'Girls' Lena Dunham Hosted 'SNL': 5 of the Most Feminist Moments From the show
Yes, Lena Dunham hosted Saturday Night Live last night. And, while other celebrities have been occasionally overshadowed by the show's regular performers, Dunham contributed well to this week's episode. You could tell that she helped shape and drive the sketches, from her opening monologue to "Biblical Movie," starring her as Eve and Taran Killam as Adam Draper as Adam. Dunham, in short, appeared to be in her element. She came on to the show with a clear voice, and it was heard. Does this inherently make her, and the show itself, feminist?
I would like to say that, yes, Saturday Night Live is a feminist institution. I would like to believe that they pay their actors equally or based on seniority, regardless of gender. I sincerely hope that SNL cares for both the male and female members of its cast. I hope that it gives everyone an equal voice at the writing table. These are the actions that would mark the show of feminist, not the fact that they brought on a female celebrity who also writes her own show. Nonetheless, I think Dunham did bring her own perspective to SNL, which allowed her to shape the flavor of the week. That, in fact, is what makes SNL so special: its ability to encapsulate the personalities, beliefs, and quirks of its host each week. Of course the sketches are going to be different, because they are extensions of different guests. What Dunham's hosting allows us to do, then, is to see how SNL channels a strong female voice. The verdict? It does it well.
Outside of last night's performance, what else has SNL done to channel the voices of its ladies? Let's take a look at some past shows.
Matthew McConaugheys For Days
I was impressed this season when the show called itself out for not having a single black woman in the cast. Kerry Washington's cold open when she hosted SNL featured the following voiceover:
The producers at Saturday Night Live would like to apologize to Kerry Washington for the number of black women she will be asked to play. We make these requests because Ms. Washington is an actress of considerable range and talent — and also because SNL does not currently have a black woman on the cast. Mostly the latter. We agree this is not an ideal situation and look forward to rectifying it in the near future, unless, of course, we fall in love with another white guy first.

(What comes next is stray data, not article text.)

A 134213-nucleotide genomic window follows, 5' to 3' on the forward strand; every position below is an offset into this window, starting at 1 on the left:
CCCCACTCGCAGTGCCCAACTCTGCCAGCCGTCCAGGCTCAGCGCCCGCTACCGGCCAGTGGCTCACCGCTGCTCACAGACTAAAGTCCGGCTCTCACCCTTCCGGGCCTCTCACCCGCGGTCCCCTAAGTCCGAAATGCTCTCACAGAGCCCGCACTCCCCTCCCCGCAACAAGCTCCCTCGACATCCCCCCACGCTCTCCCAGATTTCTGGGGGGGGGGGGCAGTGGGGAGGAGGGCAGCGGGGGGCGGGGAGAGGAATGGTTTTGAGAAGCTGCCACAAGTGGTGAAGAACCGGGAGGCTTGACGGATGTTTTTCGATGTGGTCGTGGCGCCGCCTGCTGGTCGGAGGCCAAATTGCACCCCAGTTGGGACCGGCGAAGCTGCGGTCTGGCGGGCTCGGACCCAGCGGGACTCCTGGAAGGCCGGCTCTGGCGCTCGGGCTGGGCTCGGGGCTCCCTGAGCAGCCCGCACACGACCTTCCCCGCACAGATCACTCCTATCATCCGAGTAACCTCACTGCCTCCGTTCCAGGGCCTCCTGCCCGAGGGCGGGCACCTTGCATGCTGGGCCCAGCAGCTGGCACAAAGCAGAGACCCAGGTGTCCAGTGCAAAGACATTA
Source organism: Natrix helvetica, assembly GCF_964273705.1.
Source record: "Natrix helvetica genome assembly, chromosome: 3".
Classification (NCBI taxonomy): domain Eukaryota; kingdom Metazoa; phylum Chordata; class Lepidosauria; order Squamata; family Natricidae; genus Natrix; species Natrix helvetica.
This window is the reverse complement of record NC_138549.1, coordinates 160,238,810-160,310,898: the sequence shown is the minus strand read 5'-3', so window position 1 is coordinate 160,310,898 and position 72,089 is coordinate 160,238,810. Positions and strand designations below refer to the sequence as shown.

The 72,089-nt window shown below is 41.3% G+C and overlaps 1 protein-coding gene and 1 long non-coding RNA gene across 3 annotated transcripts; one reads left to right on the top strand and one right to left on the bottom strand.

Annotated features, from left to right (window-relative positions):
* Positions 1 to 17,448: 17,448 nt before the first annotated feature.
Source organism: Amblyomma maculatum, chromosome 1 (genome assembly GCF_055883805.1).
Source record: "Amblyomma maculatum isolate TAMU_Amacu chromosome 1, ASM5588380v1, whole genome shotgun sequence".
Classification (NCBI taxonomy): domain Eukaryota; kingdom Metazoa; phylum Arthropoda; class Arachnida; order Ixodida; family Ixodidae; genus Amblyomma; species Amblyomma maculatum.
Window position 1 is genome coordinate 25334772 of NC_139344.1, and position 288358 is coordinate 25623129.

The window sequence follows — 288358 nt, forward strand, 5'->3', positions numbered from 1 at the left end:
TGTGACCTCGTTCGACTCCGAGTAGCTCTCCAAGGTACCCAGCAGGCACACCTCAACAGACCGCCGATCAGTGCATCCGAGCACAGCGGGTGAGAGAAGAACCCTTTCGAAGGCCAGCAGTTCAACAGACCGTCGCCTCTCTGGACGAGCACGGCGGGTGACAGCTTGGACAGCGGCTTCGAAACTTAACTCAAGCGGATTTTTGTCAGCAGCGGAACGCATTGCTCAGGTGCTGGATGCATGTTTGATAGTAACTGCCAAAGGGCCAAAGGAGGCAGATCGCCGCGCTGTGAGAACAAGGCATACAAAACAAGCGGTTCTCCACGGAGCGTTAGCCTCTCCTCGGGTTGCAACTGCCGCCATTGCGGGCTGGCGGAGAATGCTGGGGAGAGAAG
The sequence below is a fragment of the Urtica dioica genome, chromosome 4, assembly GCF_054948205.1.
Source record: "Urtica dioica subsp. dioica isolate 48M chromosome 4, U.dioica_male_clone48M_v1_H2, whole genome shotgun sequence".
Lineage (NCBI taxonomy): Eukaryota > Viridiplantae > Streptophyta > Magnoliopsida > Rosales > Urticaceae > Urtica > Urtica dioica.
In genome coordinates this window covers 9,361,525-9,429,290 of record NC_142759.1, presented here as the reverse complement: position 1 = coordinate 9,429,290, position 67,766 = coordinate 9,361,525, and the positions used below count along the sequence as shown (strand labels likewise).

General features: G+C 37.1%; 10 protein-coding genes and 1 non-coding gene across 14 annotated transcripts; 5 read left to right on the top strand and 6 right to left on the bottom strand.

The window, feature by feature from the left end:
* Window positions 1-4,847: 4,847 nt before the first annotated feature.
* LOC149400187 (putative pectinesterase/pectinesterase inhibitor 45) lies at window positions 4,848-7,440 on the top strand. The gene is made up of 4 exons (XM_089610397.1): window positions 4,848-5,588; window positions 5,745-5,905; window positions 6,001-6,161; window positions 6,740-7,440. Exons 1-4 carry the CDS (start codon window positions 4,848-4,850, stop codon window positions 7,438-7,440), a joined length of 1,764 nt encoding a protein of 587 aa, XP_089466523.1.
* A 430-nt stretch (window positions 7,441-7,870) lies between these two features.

Washington, meanwhile, was forced to rush from Michelle Obama to Oprah Winfrey to Beyonce, further underscoring the show's lack of a black female cast member. When asked to portray Oprah, she pressed Obama (Jay Pharoah), "And Keenan won't…?" As she changed to play Beyonce, Killam opened the door to six Matthew McConaugheys.
Along Came Sasheer Zamata
SNL added Sasheer Zamata to the featured players midway through this year's season, and she debuted on January 18th, 2014, when Drake hosted. She appeared as Drake's daughter in a sketch, while her Rihanna portrayal in the episode's "Resolution Revolution" video left me excited for the singer to pop up more on the show. And without Zamata, it would have been impossible to pay tribute to Washington in this week's Scandal sketch, in which Dunham played a supremely impressed tagalong to Pope and Associates. Zamata nails the out-of-body convulsions that overtake Olivia Pope whenever the president strokes her chin.
Cecily is Strong in "Weekend Update"
During the first episode of season 39, Cecily Strong shouted out Tina Fey and Amy Poehler for paving the way for her at the "Weekend Update" desk. Fey rolled on to tell her,"This man don't own you. You do you. You're in charge." And indeed, when Seth Meyers finally stepped down on February 1st to take over Late Night, Strong held down the fort when joined by Colin Jost. They even have developed a little "rock out" fist pound to replace the vanilla (though adorable) fist bump that Strong shared with Meyers.
The SNL Women Parody Girls
SNL kicked off a precursor-to-Dunham-hosting conversation with the show Girls when Fey appeared as "new girl" Blerta from Albania. Fey's character highlights the somewhat shallow and self-absorbed problems that the characters in Girls face, all while keeping it real as her underdog persona. In a way, this is a message from a queen of comedy to one of its rising stars: keep writing, keep performing, and never be afraid to self-examinze. Vanessa Bayer's Shoshanna is priceless, while Kate McKinnon rocks as Jessa. Noel Wells captures the cadence of Dunham's patter remarkably well. The SNL ladies are doing a sketch starring mostly girls, about Girls. And it's hilarious.
"(Do It On My) Twin Bed"
In my favorite SNL video this year, the female cast members bemoan the fact that they can't find a place to shack up with their boyfriends when visiting their families for the holidays. The solution? Do it on their twin beds. This video is not only comedic gold, but it addresses the fact that a.) female sexuality exists and b.) it does not have to be passive. These are women out to get what they want, no matter how many creaky beds, sleeping uncles, or childhood photos are in the way.
Ultimately, it's been an exciting year for SNL and all of its cast members. Not only have they dealt with the comings and goings of veterans and featured players, but they have been able to successfully collaborate with many celebrities and actors. Lena Dunham was a particularly good fit for the show, and while her episode did play with female nudity more than the average SNL show, she was not the first to show us that, yes, it's great to be a woman. And SNL will support you, male or female, as long as you put in the work to make people laugh.